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War hero who went from trainee to director dies aged 94

A war hero who went from trainee reporter to chief executive of a newspaper group has died aged 94.

Sir Gordon Linacre, pictured below, served as former managing director of Yorkshire Conservative Newspapers and chief executive of United Newspapers, before being made the company’s first president.

Sir Gordon set up his own school magazine before beginning his career aged 17 at the Sheffield Independent, with his first assignment covering a meeting of bee-keepers.

He served as a bomber pilot in the RAF during the Second World War and was awarded the Distinguished Flying Cross and the Air Force Cross, and had risen to the rank of squadron leader by the time he left in 1946.

Gordon Linacre

His best friend Raymond Somerfield, a Sheffield Telegraph sports reporter with whom he signed up to serve, was killed in action.

Sir Gordon was accompanied to the investiture ceremony by Raymond’s ex-fiancee Irene who showed him the way across London, and would later become Lady Linacre.

His career then progressed from sube-editor on the Sunday Graphic to to the Kemsley News Service and assistant editorshis at both the Newcastle Journal and Evening Chronicle.

In 1958 he returned home to become editor of the Sheffield Star and five years later he was made chief executive of Thomson Regional Newspapers.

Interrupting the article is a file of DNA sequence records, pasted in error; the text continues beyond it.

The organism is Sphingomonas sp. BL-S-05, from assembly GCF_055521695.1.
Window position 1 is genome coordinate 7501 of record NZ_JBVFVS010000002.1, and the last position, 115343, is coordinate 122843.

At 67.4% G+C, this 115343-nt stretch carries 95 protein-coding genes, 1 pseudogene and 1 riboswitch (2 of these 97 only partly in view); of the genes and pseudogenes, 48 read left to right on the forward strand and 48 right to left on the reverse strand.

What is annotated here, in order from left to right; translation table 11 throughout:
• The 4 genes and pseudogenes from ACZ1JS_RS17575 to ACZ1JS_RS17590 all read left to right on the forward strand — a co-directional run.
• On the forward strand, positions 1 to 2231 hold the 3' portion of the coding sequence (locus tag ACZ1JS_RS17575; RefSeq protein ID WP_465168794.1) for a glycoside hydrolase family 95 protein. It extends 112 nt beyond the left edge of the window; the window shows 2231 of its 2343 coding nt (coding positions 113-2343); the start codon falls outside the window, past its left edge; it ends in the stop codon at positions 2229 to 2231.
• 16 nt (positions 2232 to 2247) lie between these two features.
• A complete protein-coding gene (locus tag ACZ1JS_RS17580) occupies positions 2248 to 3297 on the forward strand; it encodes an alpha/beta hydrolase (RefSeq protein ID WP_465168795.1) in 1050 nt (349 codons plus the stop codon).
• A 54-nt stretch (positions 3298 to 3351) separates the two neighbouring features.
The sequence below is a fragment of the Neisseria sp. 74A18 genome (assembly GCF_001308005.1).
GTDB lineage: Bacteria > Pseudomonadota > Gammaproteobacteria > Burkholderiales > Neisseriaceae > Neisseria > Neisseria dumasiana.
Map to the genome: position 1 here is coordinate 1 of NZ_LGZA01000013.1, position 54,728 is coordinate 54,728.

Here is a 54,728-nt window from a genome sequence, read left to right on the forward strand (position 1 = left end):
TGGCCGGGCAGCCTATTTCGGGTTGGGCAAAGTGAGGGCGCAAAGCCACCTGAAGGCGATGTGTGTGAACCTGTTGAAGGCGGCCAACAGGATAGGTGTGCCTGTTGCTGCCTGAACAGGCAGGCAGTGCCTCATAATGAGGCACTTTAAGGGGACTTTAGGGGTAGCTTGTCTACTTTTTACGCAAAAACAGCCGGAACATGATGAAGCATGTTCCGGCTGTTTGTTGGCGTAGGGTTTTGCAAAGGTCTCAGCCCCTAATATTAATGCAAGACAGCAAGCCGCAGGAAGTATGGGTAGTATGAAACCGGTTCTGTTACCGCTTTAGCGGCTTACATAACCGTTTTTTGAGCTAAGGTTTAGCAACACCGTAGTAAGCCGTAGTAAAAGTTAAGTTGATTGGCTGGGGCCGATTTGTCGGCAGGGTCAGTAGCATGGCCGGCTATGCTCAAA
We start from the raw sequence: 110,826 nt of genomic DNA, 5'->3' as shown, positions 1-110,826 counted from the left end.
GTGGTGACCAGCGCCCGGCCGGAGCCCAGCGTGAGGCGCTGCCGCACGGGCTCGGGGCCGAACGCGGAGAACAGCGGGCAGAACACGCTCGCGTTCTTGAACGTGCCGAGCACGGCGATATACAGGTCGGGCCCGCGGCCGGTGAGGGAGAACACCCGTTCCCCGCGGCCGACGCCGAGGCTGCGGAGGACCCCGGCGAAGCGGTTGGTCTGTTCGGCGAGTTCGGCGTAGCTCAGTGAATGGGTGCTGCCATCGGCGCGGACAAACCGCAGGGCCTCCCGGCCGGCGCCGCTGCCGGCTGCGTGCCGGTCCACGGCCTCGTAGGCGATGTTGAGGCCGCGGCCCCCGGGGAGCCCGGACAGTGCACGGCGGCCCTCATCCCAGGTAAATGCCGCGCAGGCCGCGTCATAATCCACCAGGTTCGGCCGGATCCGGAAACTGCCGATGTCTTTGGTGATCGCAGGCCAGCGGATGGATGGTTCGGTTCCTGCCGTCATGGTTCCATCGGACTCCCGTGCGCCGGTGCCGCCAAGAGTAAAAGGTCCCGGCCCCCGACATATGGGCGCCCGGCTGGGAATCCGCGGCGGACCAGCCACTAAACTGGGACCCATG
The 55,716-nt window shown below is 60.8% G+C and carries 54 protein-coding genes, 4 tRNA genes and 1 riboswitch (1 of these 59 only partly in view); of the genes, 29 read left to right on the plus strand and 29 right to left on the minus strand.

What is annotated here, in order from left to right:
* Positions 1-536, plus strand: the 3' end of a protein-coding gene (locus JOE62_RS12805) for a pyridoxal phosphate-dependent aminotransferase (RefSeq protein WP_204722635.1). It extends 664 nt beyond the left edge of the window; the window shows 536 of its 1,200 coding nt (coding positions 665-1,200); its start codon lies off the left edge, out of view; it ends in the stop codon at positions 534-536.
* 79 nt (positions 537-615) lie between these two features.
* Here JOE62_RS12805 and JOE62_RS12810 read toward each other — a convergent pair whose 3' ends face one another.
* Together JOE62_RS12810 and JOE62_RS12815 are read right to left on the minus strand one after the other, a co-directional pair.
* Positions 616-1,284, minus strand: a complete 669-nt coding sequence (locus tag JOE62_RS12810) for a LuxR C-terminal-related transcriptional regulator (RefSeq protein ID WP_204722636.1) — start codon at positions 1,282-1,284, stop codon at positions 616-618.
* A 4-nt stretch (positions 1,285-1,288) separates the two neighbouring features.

The board of Yorkshire Conservative Newspapers, which owned The Yorkshire Post the Yorkshire Evening Post, made him managing director in April 1965.

YCN later merged with United Newspapers and he went on to become chief executive and chairman of its regional newspapers division, which owned 130 UK titles.

Sir Gordon also served as president of the Newspaper Society in 1978-79, and remained president of Yorkshire Post Newspapers (and independent entity within United Newspapers) until 1990, when he was made the company’s first president.

He was knighted in 1986 and also served as a director of the English National Opera.

Sir Gordon is survived by his daughters Anthea and Philippa.

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  • February 11, 2015 at 7:10 pm

    As his war record indicates, Sir Gordon Linacre was the sort of newspaper boss who wasn’t simply defined by his job. When the Yorkshire Post/Evening Post journalists were on strike in the 1970s he sent whisky to the picket line. Can you imagine the nonentities of today doing anything similar?

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